Palliative Care Nursing: Principles and Evidence for Practice

By Sheila Payne; Jane Seymour et al. | Go to book overview

25
The care and support of
bereaved people

Mark Cobb


Introduction: in the company of the bereaved

Being present at the moment of someone's death is a familiar experience for many nurses and other health care professionals. Bearing witness to the consequence of fatal pathological events is an inevitable part of clinical practice and there are protocols and procedures to guide the necessary practicalities of dealing with a dead body (Mallett and Dougherty 2000). This unexceptional biological reality, however, is an incomplete description because death is more than a clinical punctuation. In the presence of death, we face the significance of human absence and loss, the deprivation of future possibilities, and the emptiness of an embodied space once filled with life. Most immediately, nurses find themselves in the company of the bereaved wanting to care and console, fearful of making matters worse, and aware that death imposes a loss that must be lived with.

Most people begin their bereavement in the company of health professionals and in the unfamiliar environment of health care institutions (Office for National Statistics 2001). Many of these deaths will occur in acute care settings of hospitals and be the result of diseases of the circulatory system and respiratory system as well as neoplasms. Consequently, while informal and ad hoc bereavement care may exist, largely as a result of the interest of individual staff, consistent and well-resourced bereavement care is unlikely to be available because it is not a common feature of most hospitals beyond the practicalities necessary for the disposal of deceased patients (Department of Health 1992, 1997; Kissane 2000). In addition, professional boundaries, the discontinuities between care settings, and the relatively brief encounters bereaved people often have with health professionals may contribute to both a neglect and paucity of bereavement care.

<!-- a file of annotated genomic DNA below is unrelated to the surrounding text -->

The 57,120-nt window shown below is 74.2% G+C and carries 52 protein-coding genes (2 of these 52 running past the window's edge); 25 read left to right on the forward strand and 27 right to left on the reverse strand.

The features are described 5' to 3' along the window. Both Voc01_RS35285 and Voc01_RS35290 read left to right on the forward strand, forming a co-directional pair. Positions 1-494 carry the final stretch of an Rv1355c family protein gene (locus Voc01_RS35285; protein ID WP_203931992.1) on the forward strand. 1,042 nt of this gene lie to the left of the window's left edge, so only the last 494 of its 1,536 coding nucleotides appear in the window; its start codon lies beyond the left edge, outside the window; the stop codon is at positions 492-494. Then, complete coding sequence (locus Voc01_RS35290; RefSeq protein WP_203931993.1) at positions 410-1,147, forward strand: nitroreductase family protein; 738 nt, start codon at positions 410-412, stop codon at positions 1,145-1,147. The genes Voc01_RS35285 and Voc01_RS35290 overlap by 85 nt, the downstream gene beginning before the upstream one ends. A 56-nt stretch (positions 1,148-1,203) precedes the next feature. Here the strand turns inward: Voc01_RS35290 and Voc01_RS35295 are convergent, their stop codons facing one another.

It can be argued that bereavement has no part to play in health services and that nurses have no obligation to offer care to the bereaved beyond everyday compassion and the human desire to alleviate the suffering. There

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